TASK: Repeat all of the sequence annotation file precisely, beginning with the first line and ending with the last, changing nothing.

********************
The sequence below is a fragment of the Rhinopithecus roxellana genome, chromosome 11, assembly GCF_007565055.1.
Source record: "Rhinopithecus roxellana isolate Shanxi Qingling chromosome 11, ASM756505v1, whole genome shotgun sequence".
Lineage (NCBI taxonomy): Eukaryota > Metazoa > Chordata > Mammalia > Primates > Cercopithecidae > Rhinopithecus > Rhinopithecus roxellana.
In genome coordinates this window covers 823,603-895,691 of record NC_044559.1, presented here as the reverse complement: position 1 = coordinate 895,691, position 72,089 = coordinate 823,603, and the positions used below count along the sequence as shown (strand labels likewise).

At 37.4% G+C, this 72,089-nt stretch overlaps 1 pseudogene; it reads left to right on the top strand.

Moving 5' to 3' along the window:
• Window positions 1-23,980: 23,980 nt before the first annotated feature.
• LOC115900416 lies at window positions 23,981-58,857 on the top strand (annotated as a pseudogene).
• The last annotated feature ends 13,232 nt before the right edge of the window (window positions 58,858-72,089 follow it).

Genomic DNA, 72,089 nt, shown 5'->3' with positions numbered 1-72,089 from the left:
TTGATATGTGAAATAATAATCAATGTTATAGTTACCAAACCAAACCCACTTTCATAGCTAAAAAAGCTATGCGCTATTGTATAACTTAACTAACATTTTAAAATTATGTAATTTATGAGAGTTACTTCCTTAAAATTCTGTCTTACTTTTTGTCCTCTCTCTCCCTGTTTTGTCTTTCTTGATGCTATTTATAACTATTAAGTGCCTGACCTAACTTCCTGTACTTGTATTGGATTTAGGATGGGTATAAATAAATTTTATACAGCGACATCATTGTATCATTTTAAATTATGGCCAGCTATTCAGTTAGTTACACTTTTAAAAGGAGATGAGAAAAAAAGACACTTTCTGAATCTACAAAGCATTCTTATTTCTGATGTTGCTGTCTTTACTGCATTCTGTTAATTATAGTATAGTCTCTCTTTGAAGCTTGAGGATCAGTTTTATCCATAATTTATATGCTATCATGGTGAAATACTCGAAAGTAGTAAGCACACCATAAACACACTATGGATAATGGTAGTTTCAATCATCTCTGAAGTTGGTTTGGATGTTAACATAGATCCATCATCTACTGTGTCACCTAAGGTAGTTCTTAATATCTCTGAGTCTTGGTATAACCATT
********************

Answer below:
The sequence below is a fragment of the Rhinopithecus roxellana genome, chromosome 11, assembly GCF_007565055.1.
Source record: "Rhinopithecus roxellana isolate Shanxi Qingling chromosome 11, ASM756505v1, whole genome shotgun sequence".
Lineage (NCBI taxonomy): Eukaryota > Metazoa > Chordata > Mammalia > Primates > Cercopithecidae > Rhinopithecus > Rhinopithecus roxellana.
In genome coordinates this window covers 823,603-895,691 of record NC_044559.1, presented here as the reverse complement: position 1 = coordinate 895,691, position 72,089 = coordinate 823,603, and the positions used below count along the sequence as shown (strand labels likewise).

At 37.4% G+C, this 72,089-nt stretch overlaps 1 pseudogene; it reads left to right on the top strand.

Moving 5' to 3' along the window:
• Window positions 1-23,980: 23,980 nt before the first annotated feature.
• LOC115900416 lies at window positions 23,981-58,857 on the top strand (annotated as a pseudogene).
• The last annotated feature ends 13,232 nt before the right edge of the window (window positions 58,858-72,089 follow it).

Genomic DNA, 72,089 nt, shown 5'->3' with positions numbered 1-72,089 from the left:
TTGATATGTGAAATAATAATCAATGTTATAGTTACCAAACCAAACCCACTTTCATAGCTAAAAAAGCTATGCGCTATTGTATAACTTAACTAACATTTTAAAATTATGTAATTTATGAGAGTTACTTCCTTAAAATTCTGTCTTACTTTTTGTCCTCTCTCTCCCTGTTTTGTCTTTCTTGATGCTATTTATAACTATTAAGTGCCTGACCTAACTTCCTGTACTTGTATTGGATTTAGGATGGGTATAAATAAATTTTATACAGCGACATCATTGTATCATTTTAAATTATGGCCAGCTATTCAGTTAGTTACACTTTTAAAAGGAGATGAGAAAAAAAGACACTTTCTGAATCTACAAAGCATTCTTATTTCTGATGTTGCTGTCTTTACTGCATTCTGTTAATTATAGTATAGTCTCTCTTTGAAGCTTGAGGATCAGTTTTATCCATAATTTATATGCTATCATGGTGAAATACTCGAAAGTAGTAAGCACACCATAAACACACTATGGATAATGGTAGTTTCAATCATCTCTGAAGTTGGTTTGGATGTTAACATAGATCCATCATCTACTGTGTCACCTAAGGTAGTTCTTAATATCTCTGAGTCTTGGTATAACCATT